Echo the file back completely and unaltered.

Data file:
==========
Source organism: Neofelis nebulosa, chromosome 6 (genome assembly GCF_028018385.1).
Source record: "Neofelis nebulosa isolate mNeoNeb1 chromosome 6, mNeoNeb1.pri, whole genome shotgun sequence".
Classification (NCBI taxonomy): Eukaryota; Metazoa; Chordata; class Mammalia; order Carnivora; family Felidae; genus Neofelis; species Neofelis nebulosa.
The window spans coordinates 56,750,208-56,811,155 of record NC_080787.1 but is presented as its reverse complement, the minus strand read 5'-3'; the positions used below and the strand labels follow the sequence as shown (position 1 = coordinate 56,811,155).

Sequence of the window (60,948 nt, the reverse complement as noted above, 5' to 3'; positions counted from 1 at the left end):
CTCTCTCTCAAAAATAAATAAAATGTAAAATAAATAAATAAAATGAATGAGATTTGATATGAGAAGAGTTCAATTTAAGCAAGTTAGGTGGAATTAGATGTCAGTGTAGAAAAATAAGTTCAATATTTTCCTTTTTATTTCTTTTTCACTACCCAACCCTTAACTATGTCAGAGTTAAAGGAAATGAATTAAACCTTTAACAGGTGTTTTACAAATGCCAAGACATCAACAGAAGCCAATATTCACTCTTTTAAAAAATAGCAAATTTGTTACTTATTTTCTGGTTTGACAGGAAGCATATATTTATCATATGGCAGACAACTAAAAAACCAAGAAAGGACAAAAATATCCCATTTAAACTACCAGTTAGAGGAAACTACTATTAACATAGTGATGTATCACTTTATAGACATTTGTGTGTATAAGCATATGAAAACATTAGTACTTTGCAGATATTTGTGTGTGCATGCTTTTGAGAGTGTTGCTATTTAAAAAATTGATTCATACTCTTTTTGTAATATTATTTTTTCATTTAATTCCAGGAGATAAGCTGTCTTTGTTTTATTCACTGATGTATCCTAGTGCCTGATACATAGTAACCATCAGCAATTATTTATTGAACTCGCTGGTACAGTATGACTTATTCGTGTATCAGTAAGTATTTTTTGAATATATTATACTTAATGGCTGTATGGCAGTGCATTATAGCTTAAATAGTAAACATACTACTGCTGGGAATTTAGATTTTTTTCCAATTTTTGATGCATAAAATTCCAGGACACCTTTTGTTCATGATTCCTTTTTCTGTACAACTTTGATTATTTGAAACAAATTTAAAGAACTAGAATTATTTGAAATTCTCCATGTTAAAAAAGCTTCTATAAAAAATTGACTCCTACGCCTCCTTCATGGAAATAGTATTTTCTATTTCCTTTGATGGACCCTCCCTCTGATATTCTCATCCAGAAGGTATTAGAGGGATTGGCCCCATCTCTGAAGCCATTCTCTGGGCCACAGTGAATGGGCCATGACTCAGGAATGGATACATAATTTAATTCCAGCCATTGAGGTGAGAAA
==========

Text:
Source organism: Neofelis nebulosa, chromosome 6 (genome assembly GCF_028018385.1).
Source record: "Neofelis nebulosa isolate mNeoNeb1 chromosome 6, mNeoNeb1.pri, whole genome shotgun sequence".
Classification (NCBI taxonomy): Eukaryota; Metazoa; Chordata; class Mammalia; order Carnivora; family Felidae; genus Neofelis; species Neofelis nebulosa.
The window spans coordinates 56,750,208-56,811,155 of record NC_080787.1 but is presented as its reverse complement, the minus strand read 5'-3'; the positions used below and the strand labels follow the sequence as shown (position 1 = coordinate 56,811,155).

Sequence of the window (60,948 nt, the reverse complement as noted above, 5' to 3'; positions counted from 1 at the left end):
CTCTCTCTCAAAAATAAATAAAATGTAAAATAAATAAATAAAATGAATGAGATTTGATATGAGAAGAGTTCAATTTAAGCAAGTTAGGTGGAATTAGATGTCAGTGTAGAAAAATAAGTTCAATATTTTCCTTTTTATTTCTTTTTCACTACCCAACCCTTAACTATGTCAGAGTTAAAGGAAATGAATTAAACCTTTAACAGGTGTTTTACAAATGCCAAGACATCAACAGAAGCCAATATTCACTCTTTTAAAAAATAGCAAATTTGTTACTTATTTTCTGGTTTGACAGGAAGCATATATTTATCATATGGCAGACAACTAAAAAACCAAGAAAGGACAAAAATATCCCATTTAAACTACCAGTTAGAGGAAACTACTATTAACATAGTGATGTATCACTTTATAGACATTTGTGTGTATAAGCATATGAAAACATTAGTACTTTGCAGATATTTGTGTGTGCATGCTTTTGAGAGTGTTGCTATTTAAAAAATTGATTCATACTCTTTTTGTAATATTATTTTTTCATTTAATTCCAGGAGATAAGCTGTCTTTGTTTTATTCACTGATGTATCCTAGTGCCTGATACATAGTAACCATCAGCAATTATTTATTGAACTCGCTGGTACAGTATGACTTATTCGTGTATCAGTAAGTATTTTTTGAATATATTATACTTAATGGCTGTATGGCAGTGCATTATAGCTTAAATAGTAAACATACTACTGCTGGGAATTTAGATTTTTTTCCAATTTTTGATGCATAAAATTCCAGGACACCTTTTGTTCATGATTCCTTTTTCTGTACAACTTTGATTATTTGAAACAAATTTAAAGAACTAGAATTATTTGAAATTCTCCATGTTAAAAAAGCTTCTATAAAAAATTGACTCCTACGCCTCCTTCATGGAAATAGTATTTTCTATTTCCTTTGATGGACCCTCCCTCTGATATTCTCATCCAGAAGGTATTAGAGGGATTGGCCCCATCTCTGAAGCCATTCTCTGGGCCACAGTGAATGGGCCATGACTCAGGAATGGATACATAATTTAATTCCAGCCATTGAGGTGAGAAA